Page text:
Daniels Training Services

The Requirements of the Dangerous Cargo Manifest for HazMat Transportation by Vessel

The Requirements of the Dangerous Cargo Manifest for HazMat Transportation by Vessel

Pursuant to 49 CFR 172, Subpart C, the Shipper of a hazardous material is required to prepare a shipping paper that – unless specifically excepted by the Hazardous Material Regulations – includes the following information:

  • The HazMat’s basic description [§172.202(a)(1-4)].
  • Total quantity of HazMat (unless by air) [§172.202(a)(5)].  Total quantity by air is at §172.202(a)(6).
  • Number and type of packages [§172.202(a)(7)].
  • The HazMat’s additional description, if necessary (§172.203)
  • Emergency response telephone number [§172.201(d)].
  • Shipper’s certification (§172.204).
  • And pursuant to §172, Subpart G, emergency response information must be immediately available for use whenever a Hazmat is present in transportation.

But we’re not here to review the requirements for a HazMat Shipping paper, theTransportation of dangerous goods by vessel purpose of this article is to identify and explain the requirements of the Dangerous Cargo Manifest when a hazardous material is transported by vessel.

First of all, the modal-specific regulations for carriage of HazMat by vessel at 49 CFR 174.24(a) forbid the transport a HazMat by vessel unless the Carrier has received a shipping paper completed as required by 49 CFR 172 (see above).  That means that the Shipper of a hazardous material must still create a shipping paper and provide it to the Carrier even though the Carrier will go on to create the Dangerous Cargo Manifest.

So, after receiving the shipping paper from the Shipper the Carrier or its agents or a person they designate for the task must complete the Dangerous Cargo Manifest to retain in the vessel during transportation.  The purpose of the Dangerous Cargo Manifest (aka: list or stowage plan) is to ensure that information about the Hazmat aboard a vessel is readily available in a single document (LOI 00-0048).  Further, the Dangerous Cargo Manifest replaces the shipping paper completed per §172 and for that reason shipping papers and packing certificates are not required to accompany HazMat shipments on a vessel (also LOI 00-0048).

The Dangerous Cargo Manifest, however, must be kept “on or near the vessel’s bridge”, except when the vessel is docked in a U.S. port.  If docked in a U.S. port, the Dangerous Cargo Manifest may be kept in the vessel’s cargo office or another location designated by the vessel’s master as long as a sign is placed beside the designated holder on or near the vessel’s bridge indicating its location.  Wherever it is located, the Dangerous Cargo Manifest must always be “readily accessible to emergency response and enforcement personnel” when the HazMat is in transportation.

Like this article?

Subscribe to my Monthly Newsletter

No marketing emails!

The Dangerous Cargo Manifest must contain the following information:

  • The name of the vessel and its official number.  If the vessel has no official number, the international radio call sign must be used instead.
  • The nationality of the vessel.
  • The description of the hazardous material exactly as it appears on the shipping paper.  This means the HazMat’s basic description and its additional description, if necessary (refer to §172.203(i) for the additional description required on a shipping paper when transporting HazMat by vessel).  The language in the HMR at this point is rather confusing.  For example, §176.30(a)(3) requires only the, “Shipping name and identification number of each hazardous material on board as listed in §172.101 of this subchapter…”  And §176.30(a)(5) mandates the, “Classification of the hazardous material in accordance with either the Hazardous Materials Table, the §172.101 table; or the IMDG Code.”  While §176.30(a)(6) specifically requires the additional description.  The language of these regulations seem to overlap in what they request.  Given the fragmented nature of the regulations (why not just require the hazardous material’s basic description?) it’s understandable that a Shipper may be uncertain of what is required here.  However, this letter of interpretation from PHMSA/USDOT re-affirms what is written at §176.30(b):  “The hazardous material information on the dangerous cargo manifest must be the same as the information furnished by the shipper on the shipping order or other shipping paper…”  The letter of interpretation (from March 2009!) goes on to state that the confusing language in §176.30(a) will be revised in an upcoming rulemaking (09-0040).  The one exception to this regulation is that the “correct technical name” and the class authorized for the dangerous good by the International Maritime Organization may be indicated on the Dangerous Cargo Manifest.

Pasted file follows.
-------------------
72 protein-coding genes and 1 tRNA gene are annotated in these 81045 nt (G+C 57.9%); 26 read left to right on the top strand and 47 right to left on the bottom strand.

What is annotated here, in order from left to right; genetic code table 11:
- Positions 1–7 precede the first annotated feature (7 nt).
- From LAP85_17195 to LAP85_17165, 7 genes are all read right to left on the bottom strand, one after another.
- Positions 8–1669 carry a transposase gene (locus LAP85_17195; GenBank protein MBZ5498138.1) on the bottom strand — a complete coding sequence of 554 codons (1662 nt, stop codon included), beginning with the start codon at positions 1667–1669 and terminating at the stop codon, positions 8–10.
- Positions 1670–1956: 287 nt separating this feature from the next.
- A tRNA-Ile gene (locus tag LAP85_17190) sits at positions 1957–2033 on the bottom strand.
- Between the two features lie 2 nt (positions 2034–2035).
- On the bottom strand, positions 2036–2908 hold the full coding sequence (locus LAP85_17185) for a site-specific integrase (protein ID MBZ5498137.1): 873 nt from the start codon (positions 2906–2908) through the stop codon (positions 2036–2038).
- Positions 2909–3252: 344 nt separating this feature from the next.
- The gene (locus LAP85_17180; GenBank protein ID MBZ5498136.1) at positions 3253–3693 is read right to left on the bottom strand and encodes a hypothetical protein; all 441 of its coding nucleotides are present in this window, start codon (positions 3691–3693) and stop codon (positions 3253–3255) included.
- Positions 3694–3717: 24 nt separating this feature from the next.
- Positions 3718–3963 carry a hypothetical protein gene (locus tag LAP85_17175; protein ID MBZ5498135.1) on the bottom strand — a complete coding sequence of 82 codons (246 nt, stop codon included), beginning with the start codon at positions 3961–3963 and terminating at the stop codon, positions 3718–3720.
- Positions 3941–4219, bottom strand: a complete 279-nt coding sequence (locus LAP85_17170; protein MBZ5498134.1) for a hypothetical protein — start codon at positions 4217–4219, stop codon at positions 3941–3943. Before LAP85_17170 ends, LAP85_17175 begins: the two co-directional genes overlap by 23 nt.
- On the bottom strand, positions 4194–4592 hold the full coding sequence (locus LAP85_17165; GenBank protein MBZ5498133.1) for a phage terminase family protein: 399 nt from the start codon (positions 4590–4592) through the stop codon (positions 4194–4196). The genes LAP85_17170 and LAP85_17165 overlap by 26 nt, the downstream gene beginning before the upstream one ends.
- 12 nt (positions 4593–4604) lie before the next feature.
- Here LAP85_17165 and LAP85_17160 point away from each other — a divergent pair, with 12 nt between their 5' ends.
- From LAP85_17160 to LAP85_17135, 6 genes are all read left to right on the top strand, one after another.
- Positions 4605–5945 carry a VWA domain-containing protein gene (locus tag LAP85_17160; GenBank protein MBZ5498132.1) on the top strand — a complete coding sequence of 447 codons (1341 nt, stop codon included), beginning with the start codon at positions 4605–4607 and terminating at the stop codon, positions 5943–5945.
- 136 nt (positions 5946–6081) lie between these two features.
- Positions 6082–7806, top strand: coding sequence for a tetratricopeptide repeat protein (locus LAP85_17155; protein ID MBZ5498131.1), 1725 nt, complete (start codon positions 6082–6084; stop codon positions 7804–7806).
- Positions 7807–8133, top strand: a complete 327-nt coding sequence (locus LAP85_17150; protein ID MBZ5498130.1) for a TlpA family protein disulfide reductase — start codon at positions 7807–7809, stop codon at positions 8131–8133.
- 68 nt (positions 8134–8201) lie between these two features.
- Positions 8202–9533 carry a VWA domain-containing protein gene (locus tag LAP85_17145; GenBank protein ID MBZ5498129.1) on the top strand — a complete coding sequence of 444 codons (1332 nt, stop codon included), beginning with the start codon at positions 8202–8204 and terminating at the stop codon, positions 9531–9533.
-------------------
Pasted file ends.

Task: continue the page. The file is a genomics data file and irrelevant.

• An emergency response telephone number.
  • Number of and description of HazMat packages, e.g. barrels, drums, cylinders, boxes, &etc.
  • Gross weight for each type of packaging.  It is important to note two things here:
    1. Gross weight means the combined weight of the HazMat and its packaging.  Read more about the use of gross weight v. net weight in the HMR.
    2. The gross weight is required for each distinct type of packaging, not for each package nor for the shipment as a whole.  Read more about the use of the terms “package” and “packaging” in the HMR.
  • The stowage location of the HazMat on board the vessel.  The Carrier can determine this from column 10 of the Hazardous Materials Table.

Contact me with any questions you may have about the transportation of hazardous materials by air, highway, vessel, or rail

International and Domestic

Daniels Training Services

815.821.1550

Info@DanielsTraining.com

http://www.danielstraining.com/